Al’s book review time

As a bonus round, I thought I’d say a few words about the books I’ve been reading whilst traveling.

The Book of Dave by Will Self

Strange yarn about some future post-flood London, where the society has based it’s religion on unearthed rantings of a cabbie named Dave. Swaps back now and then to the present day as Dave’s life falls apart. Has the fine eye for cyncism and personal bitterness that Self does well, as well as being a commentary on broader themes about London and religion. Quite enjoyed it.

Bonfire of the Vanities by Tom Woolfe

Have been meaning to get around to reading this one, having read his journo books and seen the atrocious film adaption, and I found it a bloody good story. Cuts quite close to the bone at times, and evokes 80′s New York like no other book. Karina read it after me and also dug it.

Istanbul by Orhan Pamluk

Fairly self indulgent memoir about his childhood in Istanbul. He waffles on for several chapters about the precise characteristics of turkish melancholy until I started feeling it myself, but his recollections about other writers and artists kept the interest level just above my tedium threshold to finish it.

The Third Chimpanzee by Jarod Diamond

Now Diamond is a bloke I think had one big idea to say, which he did very well in his Guns, Germs, and Steel, and I reckon he got it out of his system. His subsequent books have had less and less to say, only repeating his earlier arguments and rehashing those of others I’ve heard put better before. He’s just become another run of the mill popular science writer and this book didn’t teach me anything new.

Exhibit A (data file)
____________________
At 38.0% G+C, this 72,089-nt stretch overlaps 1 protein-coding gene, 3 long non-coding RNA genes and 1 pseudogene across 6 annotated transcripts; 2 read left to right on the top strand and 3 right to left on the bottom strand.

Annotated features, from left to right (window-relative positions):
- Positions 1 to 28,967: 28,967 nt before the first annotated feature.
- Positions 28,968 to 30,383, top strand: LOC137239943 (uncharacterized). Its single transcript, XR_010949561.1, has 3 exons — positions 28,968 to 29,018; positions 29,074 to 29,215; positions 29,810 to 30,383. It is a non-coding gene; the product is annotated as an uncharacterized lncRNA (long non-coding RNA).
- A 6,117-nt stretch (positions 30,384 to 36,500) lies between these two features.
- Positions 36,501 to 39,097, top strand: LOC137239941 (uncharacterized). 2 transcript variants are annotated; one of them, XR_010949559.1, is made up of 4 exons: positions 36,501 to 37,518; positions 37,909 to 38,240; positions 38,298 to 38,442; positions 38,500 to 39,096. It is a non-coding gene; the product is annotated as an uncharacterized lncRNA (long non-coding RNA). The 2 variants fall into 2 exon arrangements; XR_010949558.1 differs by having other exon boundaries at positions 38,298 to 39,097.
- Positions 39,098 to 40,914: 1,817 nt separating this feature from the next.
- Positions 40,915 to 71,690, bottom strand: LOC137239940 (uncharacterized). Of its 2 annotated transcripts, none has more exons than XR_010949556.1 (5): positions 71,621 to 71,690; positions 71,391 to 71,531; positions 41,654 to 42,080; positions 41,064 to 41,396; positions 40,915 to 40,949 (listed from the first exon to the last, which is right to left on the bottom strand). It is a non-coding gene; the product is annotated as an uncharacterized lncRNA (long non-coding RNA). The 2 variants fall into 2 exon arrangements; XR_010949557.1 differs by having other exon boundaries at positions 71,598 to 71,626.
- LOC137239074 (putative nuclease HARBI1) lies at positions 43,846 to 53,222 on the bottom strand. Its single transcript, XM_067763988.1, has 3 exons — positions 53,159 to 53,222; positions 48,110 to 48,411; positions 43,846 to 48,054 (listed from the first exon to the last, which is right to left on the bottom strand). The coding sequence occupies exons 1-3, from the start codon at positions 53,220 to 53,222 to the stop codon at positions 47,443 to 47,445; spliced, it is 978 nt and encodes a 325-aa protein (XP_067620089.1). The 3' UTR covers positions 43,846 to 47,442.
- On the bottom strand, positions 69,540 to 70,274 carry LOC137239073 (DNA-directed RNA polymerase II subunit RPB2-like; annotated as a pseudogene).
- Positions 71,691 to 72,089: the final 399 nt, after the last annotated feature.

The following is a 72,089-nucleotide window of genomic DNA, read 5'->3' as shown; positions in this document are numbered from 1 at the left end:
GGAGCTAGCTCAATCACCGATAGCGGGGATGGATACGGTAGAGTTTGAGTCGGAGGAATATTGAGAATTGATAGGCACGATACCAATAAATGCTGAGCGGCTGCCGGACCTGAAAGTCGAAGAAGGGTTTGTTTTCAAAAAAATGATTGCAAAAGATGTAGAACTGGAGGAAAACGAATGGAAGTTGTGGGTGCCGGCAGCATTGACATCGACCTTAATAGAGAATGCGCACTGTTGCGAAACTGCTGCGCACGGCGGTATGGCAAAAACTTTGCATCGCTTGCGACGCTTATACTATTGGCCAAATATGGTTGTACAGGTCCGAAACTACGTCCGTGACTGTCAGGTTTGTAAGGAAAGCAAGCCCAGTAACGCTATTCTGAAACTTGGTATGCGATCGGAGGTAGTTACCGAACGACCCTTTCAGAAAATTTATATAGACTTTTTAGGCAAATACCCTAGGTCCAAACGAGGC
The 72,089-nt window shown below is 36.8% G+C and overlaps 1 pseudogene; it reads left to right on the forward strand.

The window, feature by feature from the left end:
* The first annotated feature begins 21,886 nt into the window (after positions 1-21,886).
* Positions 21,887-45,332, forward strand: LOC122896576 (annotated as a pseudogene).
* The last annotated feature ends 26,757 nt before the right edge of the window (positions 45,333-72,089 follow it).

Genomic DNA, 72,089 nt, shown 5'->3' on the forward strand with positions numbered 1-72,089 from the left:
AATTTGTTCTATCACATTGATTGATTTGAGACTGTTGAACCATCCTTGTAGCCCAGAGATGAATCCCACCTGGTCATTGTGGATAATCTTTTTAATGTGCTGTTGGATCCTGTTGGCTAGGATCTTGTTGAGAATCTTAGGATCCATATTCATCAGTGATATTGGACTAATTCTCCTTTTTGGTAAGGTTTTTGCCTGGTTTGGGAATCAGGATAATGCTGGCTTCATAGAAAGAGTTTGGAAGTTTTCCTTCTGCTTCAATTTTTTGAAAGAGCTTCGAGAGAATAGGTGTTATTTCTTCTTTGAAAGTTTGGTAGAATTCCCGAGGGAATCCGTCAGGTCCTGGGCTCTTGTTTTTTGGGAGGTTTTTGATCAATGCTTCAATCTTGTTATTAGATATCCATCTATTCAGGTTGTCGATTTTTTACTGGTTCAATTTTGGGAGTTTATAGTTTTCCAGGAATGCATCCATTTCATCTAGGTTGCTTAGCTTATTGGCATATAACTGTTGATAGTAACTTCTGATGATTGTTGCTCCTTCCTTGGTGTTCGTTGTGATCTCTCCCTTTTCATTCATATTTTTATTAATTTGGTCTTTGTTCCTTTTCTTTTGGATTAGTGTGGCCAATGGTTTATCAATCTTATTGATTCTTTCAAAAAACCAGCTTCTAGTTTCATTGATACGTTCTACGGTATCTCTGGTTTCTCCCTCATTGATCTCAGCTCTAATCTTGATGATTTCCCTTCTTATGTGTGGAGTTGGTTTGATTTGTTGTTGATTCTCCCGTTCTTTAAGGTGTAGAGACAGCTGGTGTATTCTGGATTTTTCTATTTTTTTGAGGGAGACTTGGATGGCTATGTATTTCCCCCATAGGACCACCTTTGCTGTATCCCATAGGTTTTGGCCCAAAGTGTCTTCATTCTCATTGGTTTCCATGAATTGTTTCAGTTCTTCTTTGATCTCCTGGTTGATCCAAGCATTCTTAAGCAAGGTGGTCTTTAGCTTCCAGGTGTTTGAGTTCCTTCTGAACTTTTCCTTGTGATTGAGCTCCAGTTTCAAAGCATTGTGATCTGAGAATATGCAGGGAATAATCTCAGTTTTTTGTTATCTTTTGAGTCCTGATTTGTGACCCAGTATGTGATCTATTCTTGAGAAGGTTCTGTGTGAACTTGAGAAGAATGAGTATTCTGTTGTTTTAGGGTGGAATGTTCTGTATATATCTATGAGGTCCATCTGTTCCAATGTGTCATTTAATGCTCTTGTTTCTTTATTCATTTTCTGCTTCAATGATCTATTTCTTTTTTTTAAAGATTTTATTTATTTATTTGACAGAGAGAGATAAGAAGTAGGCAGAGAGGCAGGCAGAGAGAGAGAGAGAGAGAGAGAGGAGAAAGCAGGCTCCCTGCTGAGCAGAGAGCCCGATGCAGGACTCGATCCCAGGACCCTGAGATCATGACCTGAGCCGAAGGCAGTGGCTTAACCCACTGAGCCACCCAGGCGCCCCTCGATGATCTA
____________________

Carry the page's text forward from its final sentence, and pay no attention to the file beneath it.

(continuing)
Science of the Discworld 3 by Terry Pratchett (co written with two scientist mates)

In contrast, I found this book a surprisingly good science read, having bought it expecting light comedy fare. His hypothesis about the importance of narrative in human thought and development was quite compelling. Poor Terry has been diagnosed with early onset Alzheimers, which will be a depressing loss for fans such as myself

Shantaram by Gregory David Roberts

Ripping yarn about escapee bank robber from Melbourne involved in the Bombay underworld, amongst other things. Supposedly based on his real life, some of the convenient plotting had the whiff of bullshit about it. No matter, as a story it’s one of the best I’ve read in a while and I recommend it to anyone. A bloke we met in bulgaria turned us on to it, but in India it seems every bookseller has 3 or 4 copies and it’s a firm backpacker favourite.

How the Dead Live by Will Self

If I thought The Book of Dave was a bitter book, this one puts it in the shade for caustic cynicism. I took a while to read this one because frankly I wasn’t in the mood for it a lot of the time during our relatively happy travels.

Midnights Children by Salman Rushdie

I’ve read a couple of Rushdie’s books, though not The Satanic Verses nor it’s sequel, The Buddha is a Big Fat Cunt. I’m finding it a bit hard to get into, mainly because the cheap photocopied paperback I bought is missing several pages.

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